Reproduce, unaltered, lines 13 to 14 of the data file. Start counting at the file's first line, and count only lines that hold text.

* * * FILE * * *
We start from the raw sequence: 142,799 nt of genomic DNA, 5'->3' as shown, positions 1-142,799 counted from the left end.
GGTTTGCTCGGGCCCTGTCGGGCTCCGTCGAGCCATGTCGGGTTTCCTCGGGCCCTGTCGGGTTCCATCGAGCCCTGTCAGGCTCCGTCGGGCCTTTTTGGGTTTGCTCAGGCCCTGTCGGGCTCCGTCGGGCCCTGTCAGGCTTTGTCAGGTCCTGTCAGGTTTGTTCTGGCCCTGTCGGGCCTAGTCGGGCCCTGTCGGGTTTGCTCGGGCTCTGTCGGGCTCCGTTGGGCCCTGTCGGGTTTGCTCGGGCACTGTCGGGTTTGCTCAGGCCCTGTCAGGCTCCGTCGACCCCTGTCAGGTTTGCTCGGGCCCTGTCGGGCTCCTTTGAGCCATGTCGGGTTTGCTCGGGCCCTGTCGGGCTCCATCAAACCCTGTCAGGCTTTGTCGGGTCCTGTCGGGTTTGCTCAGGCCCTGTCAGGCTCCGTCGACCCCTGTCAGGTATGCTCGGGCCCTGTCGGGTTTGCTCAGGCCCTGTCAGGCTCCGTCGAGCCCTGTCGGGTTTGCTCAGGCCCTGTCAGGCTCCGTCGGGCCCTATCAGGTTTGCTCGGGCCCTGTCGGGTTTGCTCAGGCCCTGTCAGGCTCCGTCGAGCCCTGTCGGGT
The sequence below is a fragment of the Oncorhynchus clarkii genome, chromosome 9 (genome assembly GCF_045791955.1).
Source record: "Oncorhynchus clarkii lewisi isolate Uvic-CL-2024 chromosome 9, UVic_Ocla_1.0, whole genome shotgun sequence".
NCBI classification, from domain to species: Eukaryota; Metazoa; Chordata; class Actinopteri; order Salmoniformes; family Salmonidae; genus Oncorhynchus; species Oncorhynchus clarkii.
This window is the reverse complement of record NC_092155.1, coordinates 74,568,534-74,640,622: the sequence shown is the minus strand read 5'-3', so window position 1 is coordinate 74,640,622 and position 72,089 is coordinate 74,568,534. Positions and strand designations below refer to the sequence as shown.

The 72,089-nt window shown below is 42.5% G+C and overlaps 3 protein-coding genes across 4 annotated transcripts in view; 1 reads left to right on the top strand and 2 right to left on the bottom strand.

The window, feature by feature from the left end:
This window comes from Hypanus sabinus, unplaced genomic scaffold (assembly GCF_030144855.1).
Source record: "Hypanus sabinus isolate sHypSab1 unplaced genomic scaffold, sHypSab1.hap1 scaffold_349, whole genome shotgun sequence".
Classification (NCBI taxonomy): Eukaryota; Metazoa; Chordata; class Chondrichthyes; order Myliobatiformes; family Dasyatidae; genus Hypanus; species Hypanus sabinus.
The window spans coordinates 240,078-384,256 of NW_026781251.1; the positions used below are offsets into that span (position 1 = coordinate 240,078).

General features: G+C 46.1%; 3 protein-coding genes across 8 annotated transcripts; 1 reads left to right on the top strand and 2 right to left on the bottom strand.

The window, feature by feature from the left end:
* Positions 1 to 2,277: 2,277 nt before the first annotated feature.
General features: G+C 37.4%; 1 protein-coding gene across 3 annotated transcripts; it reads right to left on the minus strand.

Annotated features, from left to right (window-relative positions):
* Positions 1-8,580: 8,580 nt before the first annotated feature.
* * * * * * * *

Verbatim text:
General features: G+C 46.1%; 3 protein-coding genes across 8 annotated transcripts; 1 reads left to right on the top strand and 2 right to left on the bottom strand.

The window, feature by feature from the left end: